Anyway it didn't happen. Stonefield was just another casualty of Scotland's many failed attempts at the motor manufacturing industry and yet another example of Development Agency inexperience and Government interference. Sadly, factors which are still all too prevalent today - think ferries and airports!

Founded by Jim McKelvie, who incidentally was instrumental in launching Volvo commercial vehicles in Great Britain, Stonefield was building a range of 4x4 and 6x4 trucks for commercial and military use. With a payload of 1.5 to 3 tonnes depending on spec, the trucks were powered either by a 3 litre Ford V6 with Ford 3 speed auto or a 5.2 litre Chrysler V8 with Chrysler 3 speed auto and both utilising the Ferguson four wheel drive transmission.

The truck had a lot going for it. The forward control cab ensured a flat rear platform on which could be mounted a truck bed or personnel carrier.

Sadly, the company went into receivership in 1980 when the Government pulled the plug on its involvement, so a buyer was sought. They chose wrong. The company was sold by the Scottish Development Agency in 1981 for £350,000 to Gomba Holdings Group on the assurance that production would stay in Scotland. It didn't.

The whole thing got even more messy after that. Abdul Shamji, the millionaire buyer was later jailed for 15 months at the Central Criminal Court in London for lying during a court inquiry regarding other financial matters. Apparently he claimed he had no Swiss bank accounts, but the court found he had at least six!

In one of the most damning statements ever made by a British judge, Judge Richardson told Shamji: ''When it came to those bank accounts you lied like a trooper.''

In other words, when it came to the Scottish deal, someone failed to apply the required 'due diligence', eh?


Thursday 12 November 2020

Rally - Funeral Arrangements

A private family funeral for Phil Walker will take place at Warriston Crematorium on the afternoon of Friday the 13th of November at 4pm. Sadly it has to be private given the current Covid19  restrictions which are in place.

However, a webcast has been arranged for those who may wish to 'be there' from afar. For details of this Webcast, please contact William Purves funeral directors 0131 552 5007.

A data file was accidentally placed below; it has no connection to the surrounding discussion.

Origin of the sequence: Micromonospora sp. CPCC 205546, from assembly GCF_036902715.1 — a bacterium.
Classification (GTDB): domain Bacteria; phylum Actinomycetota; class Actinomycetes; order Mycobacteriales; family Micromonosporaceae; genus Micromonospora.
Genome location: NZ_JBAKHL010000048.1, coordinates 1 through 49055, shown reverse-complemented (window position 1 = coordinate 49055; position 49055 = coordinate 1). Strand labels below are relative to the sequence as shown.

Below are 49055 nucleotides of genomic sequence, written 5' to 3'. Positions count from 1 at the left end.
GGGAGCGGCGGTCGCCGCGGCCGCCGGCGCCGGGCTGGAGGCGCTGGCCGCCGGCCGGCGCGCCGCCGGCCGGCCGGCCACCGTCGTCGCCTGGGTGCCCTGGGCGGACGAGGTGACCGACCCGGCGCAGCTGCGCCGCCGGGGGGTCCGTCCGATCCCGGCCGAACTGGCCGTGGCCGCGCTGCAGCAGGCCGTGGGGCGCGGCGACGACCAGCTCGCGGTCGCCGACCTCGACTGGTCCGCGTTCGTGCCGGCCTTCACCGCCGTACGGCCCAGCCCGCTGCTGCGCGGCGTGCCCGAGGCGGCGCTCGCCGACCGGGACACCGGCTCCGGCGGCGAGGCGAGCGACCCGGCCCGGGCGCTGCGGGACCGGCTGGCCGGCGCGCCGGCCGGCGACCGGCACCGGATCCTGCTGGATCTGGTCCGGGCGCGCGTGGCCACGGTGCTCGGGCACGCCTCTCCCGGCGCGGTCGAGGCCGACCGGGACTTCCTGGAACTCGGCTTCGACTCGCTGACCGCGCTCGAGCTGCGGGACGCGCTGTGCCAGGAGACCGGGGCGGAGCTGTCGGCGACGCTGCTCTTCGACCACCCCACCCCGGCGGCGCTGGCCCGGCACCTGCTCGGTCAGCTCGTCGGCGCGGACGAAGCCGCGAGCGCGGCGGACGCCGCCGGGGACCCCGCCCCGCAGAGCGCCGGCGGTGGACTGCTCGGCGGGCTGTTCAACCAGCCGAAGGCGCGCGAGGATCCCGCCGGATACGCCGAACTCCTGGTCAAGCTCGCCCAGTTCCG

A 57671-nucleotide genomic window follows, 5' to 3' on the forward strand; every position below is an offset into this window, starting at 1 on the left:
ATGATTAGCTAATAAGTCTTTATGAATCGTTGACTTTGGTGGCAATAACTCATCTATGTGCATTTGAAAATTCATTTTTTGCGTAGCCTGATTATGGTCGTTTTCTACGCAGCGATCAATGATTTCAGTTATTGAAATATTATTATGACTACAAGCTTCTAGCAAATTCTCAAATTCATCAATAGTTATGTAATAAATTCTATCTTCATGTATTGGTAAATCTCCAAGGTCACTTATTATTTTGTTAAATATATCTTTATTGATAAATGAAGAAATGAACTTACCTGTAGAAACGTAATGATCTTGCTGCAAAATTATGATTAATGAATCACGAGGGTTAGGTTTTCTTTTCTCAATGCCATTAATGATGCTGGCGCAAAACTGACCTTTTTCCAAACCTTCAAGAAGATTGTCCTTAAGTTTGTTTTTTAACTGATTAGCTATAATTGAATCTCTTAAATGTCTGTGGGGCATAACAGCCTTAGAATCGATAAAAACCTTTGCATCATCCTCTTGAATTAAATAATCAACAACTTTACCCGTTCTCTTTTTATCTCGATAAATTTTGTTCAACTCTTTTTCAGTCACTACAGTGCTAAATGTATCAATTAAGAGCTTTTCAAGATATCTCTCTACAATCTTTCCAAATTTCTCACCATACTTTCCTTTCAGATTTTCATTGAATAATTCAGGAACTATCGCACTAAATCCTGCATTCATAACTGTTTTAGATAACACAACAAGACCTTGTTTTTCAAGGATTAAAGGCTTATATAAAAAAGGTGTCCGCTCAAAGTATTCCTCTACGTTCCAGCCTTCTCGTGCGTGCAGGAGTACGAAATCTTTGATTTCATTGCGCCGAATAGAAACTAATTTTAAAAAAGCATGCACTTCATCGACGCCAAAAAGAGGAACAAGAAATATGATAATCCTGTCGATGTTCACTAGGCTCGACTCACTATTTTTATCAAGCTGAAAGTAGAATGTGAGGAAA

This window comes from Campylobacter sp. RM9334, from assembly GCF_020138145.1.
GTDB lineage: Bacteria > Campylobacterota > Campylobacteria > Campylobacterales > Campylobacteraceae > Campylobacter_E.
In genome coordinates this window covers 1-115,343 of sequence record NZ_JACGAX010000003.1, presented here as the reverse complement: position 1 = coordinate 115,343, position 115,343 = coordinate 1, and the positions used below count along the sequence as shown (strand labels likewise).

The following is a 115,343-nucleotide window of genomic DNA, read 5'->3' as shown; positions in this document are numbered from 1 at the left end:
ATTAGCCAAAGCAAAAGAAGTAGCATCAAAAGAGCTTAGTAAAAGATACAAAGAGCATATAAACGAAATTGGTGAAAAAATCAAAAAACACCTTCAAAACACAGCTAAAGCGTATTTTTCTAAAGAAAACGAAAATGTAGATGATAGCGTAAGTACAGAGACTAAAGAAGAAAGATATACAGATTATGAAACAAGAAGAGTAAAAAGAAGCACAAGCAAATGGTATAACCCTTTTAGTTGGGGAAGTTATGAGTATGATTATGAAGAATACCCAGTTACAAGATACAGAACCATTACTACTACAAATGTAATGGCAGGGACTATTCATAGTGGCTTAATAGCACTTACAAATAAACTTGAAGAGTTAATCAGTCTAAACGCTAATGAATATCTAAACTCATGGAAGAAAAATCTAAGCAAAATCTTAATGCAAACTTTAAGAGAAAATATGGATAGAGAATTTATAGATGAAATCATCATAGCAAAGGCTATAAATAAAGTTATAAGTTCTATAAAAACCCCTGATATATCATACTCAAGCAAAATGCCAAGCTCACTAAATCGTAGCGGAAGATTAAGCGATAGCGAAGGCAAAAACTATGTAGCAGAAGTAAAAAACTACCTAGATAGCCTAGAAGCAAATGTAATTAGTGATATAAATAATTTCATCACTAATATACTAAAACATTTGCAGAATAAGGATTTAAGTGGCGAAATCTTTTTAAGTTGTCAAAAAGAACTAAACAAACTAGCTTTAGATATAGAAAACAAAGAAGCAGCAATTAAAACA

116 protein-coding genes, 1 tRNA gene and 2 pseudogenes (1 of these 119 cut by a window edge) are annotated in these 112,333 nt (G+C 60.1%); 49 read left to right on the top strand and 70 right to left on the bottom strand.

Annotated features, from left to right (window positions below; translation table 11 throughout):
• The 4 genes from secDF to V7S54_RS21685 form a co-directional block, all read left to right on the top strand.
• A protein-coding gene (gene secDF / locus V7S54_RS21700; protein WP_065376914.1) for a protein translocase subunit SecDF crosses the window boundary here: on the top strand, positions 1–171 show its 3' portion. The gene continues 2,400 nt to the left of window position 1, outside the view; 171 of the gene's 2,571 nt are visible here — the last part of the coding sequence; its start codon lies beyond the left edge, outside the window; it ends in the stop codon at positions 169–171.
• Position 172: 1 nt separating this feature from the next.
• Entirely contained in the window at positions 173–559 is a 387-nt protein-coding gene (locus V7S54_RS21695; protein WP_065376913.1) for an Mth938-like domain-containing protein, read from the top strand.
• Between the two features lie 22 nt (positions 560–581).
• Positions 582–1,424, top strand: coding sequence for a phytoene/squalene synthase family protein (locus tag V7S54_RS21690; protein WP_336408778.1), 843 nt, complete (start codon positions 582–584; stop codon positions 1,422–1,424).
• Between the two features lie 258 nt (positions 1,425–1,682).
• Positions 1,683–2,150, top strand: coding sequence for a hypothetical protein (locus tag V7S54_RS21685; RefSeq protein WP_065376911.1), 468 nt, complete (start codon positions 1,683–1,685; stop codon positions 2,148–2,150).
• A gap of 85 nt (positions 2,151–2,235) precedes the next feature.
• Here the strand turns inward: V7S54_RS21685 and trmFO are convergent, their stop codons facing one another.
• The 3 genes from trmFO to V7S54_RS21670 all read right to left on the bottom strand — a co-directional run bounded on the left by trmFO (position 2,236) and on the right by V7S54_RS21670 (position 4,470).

Road - Toyota GR Yaris

Toyota has got its mojo back, and it's good to see. 25 years after its World Rally Team got a severe rap on the knuckles, the arrival of Tommi Makinen has provided a blast of fresh Scandinavian air. At the present time the Toyota Gazoo Team and Elfyn Evans are on the cusp of history. Could a Welshman be added to the WRC Champions roll call which already lists a Scotsman and an Englishman?

Whatever, Toyota Gazoo's success on stage and track is now being transferred to its road cars with Toyota doing a bit of 'reverse engineering'. The company is turning a motorsports car into a production vehicle.

The company has introduced the GR Yaris which has been developed directly from it's World Rally Car featuring a specially developed platform, a new 1.6-litre, three-cylinder turbo engine producing 257bhp and 360Nm of torque, and it's 'GR Four' adjustable all-wheel drive system. Weighing just 1,280kg, it can dispatch the 0 to 62mph dash in 5.5 seconds. That kind of puts the heat into 'hot-hatch', eh?

On one of his recent enforced 'day's off' Elfyn Evans debuted the car at Goodwood SpeedWeek. “It’s great, it’s a whole load of fun and really does feel like a rally car in miniature,” said Elfyn.“I’ve driven some hot hatches in my time, but not a ‘homologation special’ like this and I can tell you I am very, very impressed. It’s a kind of a raw driving experience, but the great thing is it’s a car you can use day-to-day, then play with the settings to make it like a genuine rally car.”

“There’s loads you can do to set the car up for yourself,” he added, “that’s one of the things that really surprised and impressed me. Toyota has really tried to bring in elements from the rally car and it’s worked. And on top of that, the power is very, very impressive from such a small engine.”

Commenting on the Goodwood experience, he said: “A twistier stage would have let us find out more about what the car can do, but from the drive I had it is fantastic. There was one section of the rally stage where you had to come in and drift the car in a 360-degree donut. The first time, I didn’t know what to expect. I yanked on the handbrake and it drifted perfectly – I was so happy I could still be there doing it now.”

The GR Yaris is available to order now at £29,995 for the standard car, £32,175 with the Convenience Pack and £33,495 with the 'Circuit Pack'. 


Wednesday 11 November 2020

Rally - Mull Special

The November edition of Mull's answer to 'Scottish Field', 'People's Friend', the 'Sunday Times Magazine' and the 'Broons Annual'  is out now and as the cover states, this is a 'Rally Special' edition in recognition of the sad fact there was no 'big' rally in Mull this year. 14 pages of the 40 page issue have been devoted to the history and recollections of many of those involved including Neil Molyneux, Andy Jardine, John Clayton, Duncan Brown, Ross Williams, 'Callum' and of course, my big pal Jaggy.

And it's only £1 for acres of reading. If you fancy a copy, there might still be some left and can be posted out for 3 quid.

Details on the website at: